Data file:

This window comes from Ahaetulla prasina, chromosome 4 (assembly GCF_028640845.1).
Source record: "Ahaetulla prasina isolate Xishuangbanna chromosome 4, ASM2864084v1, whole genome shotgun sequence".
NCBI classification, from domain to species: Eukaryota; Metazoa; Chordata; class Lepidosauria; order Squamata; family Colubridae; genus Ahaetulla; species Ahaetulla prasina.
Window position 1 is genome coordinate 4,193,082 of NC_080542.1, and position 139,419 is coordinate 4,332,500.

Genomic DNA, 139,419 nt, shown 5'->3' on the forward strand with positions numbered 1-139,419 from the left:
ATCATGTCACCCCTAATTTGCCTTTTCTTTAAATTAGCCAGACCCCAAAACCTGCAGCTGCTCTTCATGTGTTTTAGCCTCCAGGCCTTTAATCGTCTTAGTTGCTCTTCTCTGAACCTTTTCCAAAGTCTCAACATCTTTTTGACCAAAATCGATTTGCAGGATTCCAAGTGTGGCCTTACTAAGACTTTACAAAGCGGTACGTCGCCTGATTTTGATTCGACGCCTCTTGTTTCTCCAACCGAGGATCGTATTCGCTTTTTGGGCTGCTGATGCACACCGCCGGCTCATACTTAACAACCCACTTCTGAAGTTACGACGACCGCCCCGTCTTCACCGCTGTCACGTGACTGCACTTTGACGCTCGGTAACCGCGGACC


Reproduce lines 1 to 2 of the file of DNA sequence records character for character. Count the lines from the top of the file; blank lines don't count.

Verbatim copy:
This window comes from Ahaetulla prasina, chromosome 4 (assembly GCF_028640845.1).
Source record: "Ahaetulla prasina isolate Xishuangbanna chromosome 4, ASM2864084v1, whole genome shotgun sequence".